GOLD and SILVER PRICES fell hard yet again on Thursday, dropping near 2-week lows against most major currencies even as longer-term interest rates eased back in the bond market but global stock markets extended their rally despite Russia threatening Ukraine’s western supporters with a new nuclear-capable missile.
Gold prices dipped below $1940 – down more than 3% from Monday’s 6-week high
– while silver touched $24.58 per ounce, also its lowest since 8th April and more than 6% below Monday’s peak.
Interest rates on longer-term US government bonds meantime held below this week’s fresh 40-month high, with the 10-year Treasury yield offering new buyers 2.85% per annum.
Inflation-protected Treasuries also rose in price, edging down the 10-year TIPS yield – against which gold prices show a strongly negative correlation – to minus 0.11% after touching 0.00% for the first time since March 2020’s Covid Crisis on Tuesday.
Last time 10-year TIPS yields weren’t negative, gold was trading below $1500 per ounce.
Silver cost $12.50 per ounce.
“So far, gold has been holding its own pretty well against the increased yields and interest-rate expectations,” says bullion-market analysis from German financial services group Commerzbank.
“Rising bond yields and real interest rates make gold less attractive as an alternative investment because it does not yield any interest itself…[but] demand for gold as a safe-haven amid the Ukraine war and as a store of value in view of high inflation has been and remains solid.”
Calling the Russian seizure of now-destroyed port city Mariupol a “liberation”, President Putin – accused of being “maximally cruel” by Ukraine’s President Zelensky – last night hailed the test launch of new nuclear-capable, intercontinental missiles.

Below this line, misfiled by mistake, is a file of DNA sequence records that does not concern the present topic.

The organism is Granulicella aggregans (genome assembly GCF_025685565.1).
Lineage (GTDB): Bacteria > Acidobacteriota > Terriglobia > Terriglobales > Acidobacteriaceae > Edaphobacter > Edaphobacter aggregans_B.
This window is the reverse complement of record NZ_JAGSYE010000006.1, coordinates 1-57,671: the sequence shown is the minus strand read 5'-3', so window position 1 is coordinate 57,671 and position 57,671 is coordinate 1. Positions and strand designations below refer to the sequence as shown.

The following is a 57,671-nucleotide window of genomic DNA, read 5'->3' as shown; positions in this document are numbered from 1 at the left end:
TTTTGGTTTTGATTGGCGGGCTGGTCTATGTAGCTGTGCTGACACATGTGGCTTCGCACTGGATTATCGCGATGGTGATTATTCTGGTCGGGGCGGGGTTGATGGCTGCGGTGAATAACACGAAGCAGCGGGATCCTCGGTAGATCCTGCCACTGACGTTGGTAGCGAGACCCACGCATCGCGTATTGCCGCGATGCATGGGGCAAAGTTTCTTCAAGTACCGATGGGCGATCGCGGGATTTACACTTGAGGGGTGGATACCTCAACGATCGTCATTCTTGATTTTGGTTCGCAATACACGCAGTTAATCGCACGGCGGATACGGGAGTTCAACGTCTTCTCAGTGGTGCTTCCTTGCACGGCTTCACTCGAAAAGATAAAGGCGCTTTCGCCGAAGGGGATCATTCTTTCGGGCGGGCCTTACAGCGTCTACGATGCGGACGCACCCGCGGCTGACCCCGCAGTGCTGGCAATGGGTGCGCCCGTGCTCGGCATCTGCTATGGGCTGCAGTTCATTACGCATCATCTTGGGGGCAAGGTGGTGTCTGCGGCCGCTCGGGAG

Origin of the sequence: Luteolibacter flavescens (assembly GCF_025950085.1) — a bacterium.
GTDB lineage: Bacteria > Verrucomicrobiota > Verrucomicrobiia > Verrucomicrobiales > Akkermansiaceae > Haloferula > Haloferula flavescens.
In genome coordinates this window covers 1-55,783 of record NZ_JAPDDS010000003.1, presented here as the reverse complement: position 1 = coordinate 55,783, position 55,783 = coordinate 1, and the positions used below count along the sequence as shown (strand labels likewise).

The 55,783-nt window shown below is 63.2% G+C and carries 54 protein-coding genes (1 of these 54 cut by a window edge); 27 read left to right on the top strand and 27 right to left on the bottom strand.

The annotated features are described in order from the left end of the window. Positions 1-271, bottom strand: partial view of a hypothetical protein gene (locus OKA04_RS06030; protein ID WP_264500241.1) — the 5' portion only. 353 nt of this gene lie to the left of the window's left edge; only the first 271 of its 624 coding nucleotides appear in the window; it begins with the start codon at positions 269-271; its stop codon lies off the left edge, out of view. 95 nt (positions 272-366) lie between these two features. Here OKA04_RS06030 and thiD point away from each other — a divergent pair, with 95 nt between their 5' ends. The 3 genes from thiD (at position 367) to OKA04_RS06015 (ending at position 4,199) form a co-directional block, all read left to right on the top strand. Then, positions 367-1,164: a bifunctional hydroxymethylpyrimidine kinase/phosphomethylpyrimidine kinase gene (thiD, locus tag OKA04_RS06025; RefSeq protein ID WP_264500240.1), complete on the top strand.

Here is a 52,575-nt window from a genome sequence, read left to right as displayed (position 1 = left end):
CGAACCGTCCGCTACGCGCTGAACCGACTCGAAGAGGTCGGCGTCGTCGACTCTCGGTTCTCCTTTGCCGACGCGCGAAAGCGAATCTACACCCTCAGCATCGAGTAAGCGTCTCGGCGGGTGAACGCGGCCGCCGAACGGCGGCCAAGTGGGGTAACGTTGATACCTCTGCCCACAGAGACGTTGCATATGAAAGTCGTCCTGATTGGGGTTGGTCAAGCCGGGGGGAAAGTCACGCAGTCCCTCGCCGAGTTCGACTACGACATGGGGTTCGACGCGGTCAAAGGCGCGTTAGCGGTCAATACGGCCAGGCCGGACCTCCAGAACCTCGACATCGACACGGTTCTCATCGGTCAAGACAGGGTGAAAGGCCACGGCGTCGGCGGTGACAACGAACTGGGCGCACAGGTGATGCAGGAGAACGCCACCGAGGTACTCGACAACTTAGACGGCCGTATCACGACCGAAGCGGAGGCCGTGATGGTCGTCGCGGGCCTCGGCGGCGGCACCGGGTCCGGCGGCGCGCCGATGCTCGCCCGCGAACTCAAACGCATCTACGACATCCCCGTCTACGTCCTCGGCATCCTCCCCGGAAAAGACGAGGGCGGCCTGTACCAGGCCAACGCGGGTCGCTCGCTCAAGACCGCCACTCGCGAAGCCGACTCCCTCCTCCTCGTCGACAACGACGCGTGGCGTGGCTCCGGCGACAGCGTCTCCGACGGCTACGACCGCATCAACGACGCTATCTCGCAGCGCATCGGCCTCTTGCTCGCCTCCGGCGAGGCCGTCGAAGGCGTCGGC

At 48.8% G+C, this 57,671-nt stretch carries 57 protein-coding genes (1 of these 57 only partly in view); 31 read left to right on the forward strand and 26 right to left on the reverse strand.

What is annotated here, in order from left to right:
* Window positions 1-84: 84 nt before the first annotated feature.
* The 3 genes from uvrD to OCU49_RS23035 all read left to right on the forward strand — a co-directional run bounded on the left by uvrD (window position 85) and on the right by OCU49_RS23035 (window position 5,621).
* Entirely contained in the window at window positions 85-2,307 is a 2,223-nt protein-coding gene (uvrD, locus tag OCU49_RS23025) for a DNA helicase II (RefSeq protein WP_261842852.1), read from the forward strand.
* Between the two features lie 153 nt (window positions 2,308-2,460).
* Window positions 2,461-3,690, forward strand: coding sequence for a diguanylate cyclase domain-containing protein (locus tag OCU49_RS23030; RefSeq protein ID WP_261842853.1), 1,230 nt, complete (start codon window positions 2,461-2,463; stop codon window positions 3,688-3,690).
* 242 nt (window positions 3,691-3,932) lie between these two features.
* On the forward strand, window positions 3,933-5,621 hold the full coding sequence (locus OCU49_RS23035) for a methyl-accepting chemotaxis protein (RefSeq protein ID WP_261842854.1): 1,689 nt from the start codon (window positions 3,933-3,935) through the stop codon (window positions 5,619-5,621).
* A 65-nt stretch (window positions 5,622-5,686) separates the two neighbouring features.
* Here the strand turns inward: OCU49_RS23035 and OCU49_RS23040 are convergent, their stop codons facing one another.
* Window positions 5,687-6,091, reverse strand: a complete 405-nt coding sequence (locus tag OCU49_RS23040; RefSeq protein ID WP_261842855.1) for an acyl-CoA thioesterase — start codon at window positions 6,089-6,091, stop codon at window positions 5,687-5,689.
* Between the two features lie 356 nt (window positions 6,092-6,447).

“This truly unique weapon,” Putin said of the Sarmat system, “will provide food for thought for those who, in the heat of frenzied aggressive rhetoric, try to threaten our country.”
Morgues near Kyiv currently hold 1,020 bodies following Russia’s retreat from around Ukraine’s capital – “only civilians” and no soldiers
according to deputy prime minister Stefanishyna.
Moscow meantime expelled diplomats
from 3 of its Baltic neighbors today, retaliating against the week’s earlier moves by Estonia, Latvia and Lithuania to expel Russian consulate staff.
“Precious metal investors still see compelling reasons to hold on to the shiny metal,” says a note from Canadian brokerage T.D.Securities.
“Fed speak may remain a focus in the near-term, with the rates market proving sensitive to hawkish signals recently. But safe-haven flows continue to provide an impressive offset.”
Over 95% of betting
on the Federal Reserve’s next policy meeting – now less than 2 weeks away – sees the US central bank raising its key interest rate by half-a-percentage point, the first such hike in more than 2 decades, with another half-point hike seen as a 2-in-3 shot for the June meeting as well.
Those 2 hikes would still only take the Fed Funds rate to a ceiling of 1.5% per annum versus Consumer Price inflation running at 8.5% per year in March.